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Owners responsible for delinquent sewer fees

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In a ruling that will affect property owners across the state, the Indiana Supreme Court today held property owners are ultimately responsible for the delinquent sewer bills of their tenants.

In Pinnacle Properties Development Group LLC v. City of Jeffersonville, Indiana, No. 10S01-0805-CV-302, the high court ruled a municipality may transfer a tenant's delinquent balance for sewer services to the property owner's account without notice to the owner because the owner is the one who will be held responsible for payment of sewer fees.

Pinnacle Properties Development Group, which owns rental properties in Jeffersonville, brought a suit against the city challenging its transfer of delinquent balances to the property owner. Pinnacle sought a declaratory judgment that Jeffersonville lacked legal authority to transfer delinquent balances. The trial court found the city complied with Indiana statute and local ordinances, and Indiana Code Section 36-9-23 allowed the city to bill Pinnacle.

The high court agreed with the city's argument that statutes and ordinances clearly show property owners are ultimately responsible for payment of the sewer service and that the city bills the tenants for the service, instead of the property owners, as a convenience to the owners.

The only relevant statutory provision in this case is I.C. Section 36-9-23-12.5, which provides for bill forwarding, and the Indiana Court of Appeals found that required a municipality to forward the final bill, but not the account balance, from one property to another, wrote Justice Theodore Boehm. Indiana Code 36-9-23 doesn't require municipalities to collect fees from tenants but from the property owner at the time the fees are incurred.

In some parts of the state, the legislature has prohibited or restricted transfer of delinquent fees or requires notification of the property owner of a tenant's delinquency, but Jeffersonville isn't included in those statutes and is governed by the general statute authorizing municipalities to provide sewer services, wrote the justice.

Pinnacle elects to have Jeffersonville bill tenants directly instead of the company. The Supreme Court acknowledged Jeffersonville's practice may inconvenience Pinnacle because by the time the company learns a tenant is delinquent, it could be too late to track them down and collect from them under the lease, wrote Justice Boehm.

But, Pinnacle could opt-out of the city billing program and bill tenants directly, examine the city's collection records each month to determine if tenants are current, include an average sewer charge in the rent amount, or collect additional money from its tenants to cover any delinquent fees, wrote the justice.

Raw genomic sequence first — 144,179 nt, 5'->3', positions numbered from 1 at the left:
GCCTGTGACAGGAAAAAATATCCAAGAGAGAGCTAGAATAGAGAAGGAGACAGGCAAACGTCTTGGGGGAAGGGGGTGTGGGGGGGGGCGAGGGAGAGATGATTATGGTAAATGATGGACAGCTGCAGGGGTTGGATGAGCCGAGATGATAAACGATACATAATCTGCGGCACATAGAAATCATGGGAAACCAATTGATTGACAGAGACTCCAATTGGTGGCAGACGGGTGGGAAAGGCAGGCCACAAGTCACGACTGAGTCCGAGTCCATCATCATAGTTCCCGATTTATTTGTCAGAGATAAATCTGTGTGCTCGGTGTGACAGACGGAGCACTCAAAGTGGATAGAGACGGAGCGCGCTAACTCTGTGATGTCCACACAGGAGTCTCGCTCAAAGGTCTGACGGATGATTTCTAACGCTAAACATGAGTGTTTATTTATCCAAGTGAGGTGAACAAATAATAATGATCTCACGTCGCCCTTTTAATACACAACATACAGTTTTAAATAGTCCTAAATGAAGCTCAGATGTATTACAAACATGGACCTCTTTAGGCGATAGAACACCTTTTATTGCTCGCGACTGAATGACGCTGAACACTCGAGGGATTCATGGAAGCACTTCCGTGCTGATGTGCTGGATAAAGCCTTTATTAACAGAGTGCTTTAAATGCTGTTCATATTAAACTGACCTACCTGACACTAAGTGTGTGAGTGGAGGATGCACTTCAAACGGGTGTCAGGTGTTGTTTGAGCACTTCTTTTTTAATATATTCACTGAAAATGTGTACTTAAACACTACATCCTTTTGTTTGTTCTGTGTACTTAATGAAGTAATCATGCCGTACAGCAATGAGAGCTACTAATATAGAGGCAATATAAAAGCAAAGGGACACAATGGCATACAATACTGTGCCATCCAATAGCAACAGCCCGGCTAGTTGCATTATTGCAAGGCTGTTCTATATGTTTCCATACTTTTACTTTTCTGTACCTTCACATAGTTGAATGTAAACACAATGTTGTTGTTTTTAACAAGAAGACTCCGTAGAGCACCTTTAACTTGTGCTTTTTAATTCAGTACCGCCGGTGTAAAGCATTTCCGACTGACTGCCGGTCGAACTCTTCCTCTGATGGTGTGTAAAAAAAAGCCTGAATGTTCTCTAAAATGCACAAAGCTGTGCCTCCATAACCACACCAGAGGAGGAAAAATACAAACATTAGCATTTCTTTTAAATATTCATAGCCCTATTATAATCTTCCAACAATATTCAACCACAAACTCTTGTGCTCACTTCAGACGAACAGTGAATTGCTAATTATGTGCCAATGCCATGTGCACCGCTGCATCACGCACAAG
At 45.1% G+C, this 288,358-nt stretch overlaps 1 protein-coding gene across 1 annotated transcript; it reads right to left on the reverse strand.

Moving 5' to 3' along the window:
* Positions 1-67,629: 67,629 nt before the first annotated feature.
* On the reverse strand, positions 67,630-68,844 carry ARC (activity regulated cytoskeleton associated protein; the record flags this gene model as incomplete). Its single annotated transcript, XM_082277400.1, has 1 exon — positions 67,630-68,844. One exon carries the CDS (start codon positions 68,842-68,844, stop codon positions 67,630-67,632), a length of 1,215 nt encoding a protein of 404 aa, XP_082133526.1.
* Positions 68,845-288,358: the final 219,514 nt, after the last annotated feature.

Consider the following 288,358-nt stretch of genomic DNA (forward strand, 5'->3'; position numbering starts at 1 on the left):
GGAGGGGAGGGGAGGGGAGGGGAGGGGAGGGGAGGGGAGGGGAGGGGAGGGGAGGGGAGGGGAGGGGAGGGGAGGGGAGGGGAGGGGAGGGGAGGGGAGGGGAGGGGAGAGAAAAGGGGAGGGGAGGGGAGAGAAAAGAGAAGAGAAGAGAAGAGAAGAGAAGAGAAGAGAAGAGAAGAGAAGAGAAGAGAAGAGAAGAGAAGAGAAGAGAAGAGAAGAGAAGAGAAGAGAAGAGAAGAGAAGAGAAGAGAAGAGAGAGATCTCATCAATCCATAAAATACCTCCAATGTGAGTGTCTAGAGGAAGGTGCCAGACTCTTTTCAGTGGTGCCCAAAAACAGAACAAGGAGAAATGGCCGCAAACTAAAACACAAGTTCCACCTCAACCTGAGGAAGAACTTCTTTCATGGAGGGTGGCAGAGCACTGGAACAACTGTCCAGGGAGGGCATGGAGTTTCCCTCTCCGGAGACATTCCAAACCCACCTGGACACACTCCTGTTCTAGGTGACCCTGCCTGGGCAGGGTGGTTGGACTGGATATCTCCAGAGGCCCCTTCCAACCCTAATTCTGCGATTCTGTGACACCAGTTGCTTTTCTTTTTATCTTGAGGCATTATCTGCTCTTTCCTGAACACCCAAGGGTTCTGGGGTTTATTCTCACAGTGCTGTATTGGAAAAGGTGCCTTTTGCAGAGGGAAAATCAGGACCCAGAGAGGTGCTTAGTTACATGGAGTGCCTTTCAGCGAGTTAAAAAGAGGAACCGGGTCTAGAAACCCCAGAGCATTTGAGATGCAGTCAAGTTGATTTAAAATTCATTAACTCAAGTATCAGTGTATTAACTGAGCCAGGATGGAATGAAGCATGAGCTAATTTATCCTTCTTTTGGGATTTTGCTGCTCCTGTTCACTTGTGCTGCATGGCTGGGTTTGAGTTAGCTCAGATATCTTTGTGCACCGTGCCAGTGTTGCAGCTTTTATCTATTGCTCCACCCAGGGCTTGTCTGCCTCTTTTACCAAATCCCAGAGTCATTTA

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  1. I gave tempparry guardship to a friend of my granddaughter in 2012. I went to prison. I had custody. My daughter went to prison to. We are out. My daughter gave me custody but can get her back. She was not order to give me custody . but now we want granddaughter back from friend. She's 14 now. What rights do we have

  2. This sure is not what most who value good governance consider the Rule of Law to entail: "In a letter dated March 2, which Brizzi forwarded to IBJ, the commission dismissed the grievance “on grounds that there is not reasonable cause to believe that you are guilty of misconduct.”" Yet two month later reasonable cause does exist? (Or is the commission forging ahead, the need for reasonable belief be damned? -- A seeming violation of the Rules of Profession Ethics on the part of the commission) Could the rule of law theory cause one to believe that an explanation is in order? Could it be that Hoosier attorneys live under Imperial Law (which is also a t-word that rhymes with infamy) in which the Platonic guardians can do no wrong and never owe the plebeian class any explanation for their powerful actions. (Might makes it right?) Could this be a case of politics directing the commission, as celebrated IU Mauer Professor (the late) Patrick Baude warned was happening 20 years ago in his controversial (whisteblowing) ethics lecture on a quite similar topic: http://www.repository.law.indiana.edu/cgi/viewcontent.cgi?article=1498&context=ilj

  3. I have a case presently pending cert review before the SCOTUS that reveals just how Indiana regulates the bar. I have been denied licensure for life for holding the wrong views and questioning the grand inquisitors as to their duties as to state and federal constitutional due process. True story: https://www.scribd.com/doc/299040839/2016Petitionforcert-to-SCOTUS Shorter, Amici brief serving to frame issue as misuse of govt licensure: https://www.scribd.com/doc/312841269/Thomas-More-Society-Amicus-Brown-v-Ind-Bd-of-Law-Examiners

  4. Here's an idea...how about we MORE heavily regulate the law schools to reduce the surplus of graduates, driving starting salaries up for those new grads, so that we can all pay our insane amount of student loans off in a reasonable amount of time and then be able to afford to do pro bono & low-fee work? I've got friends in other industries, radiology for example, and their schools accept a very limited number of students so there will never be a glut of new grads and everyone's pay stays high. For example, my radiologist friend's school accepted just six new students per year.

  5. I totally agree with John Smith.

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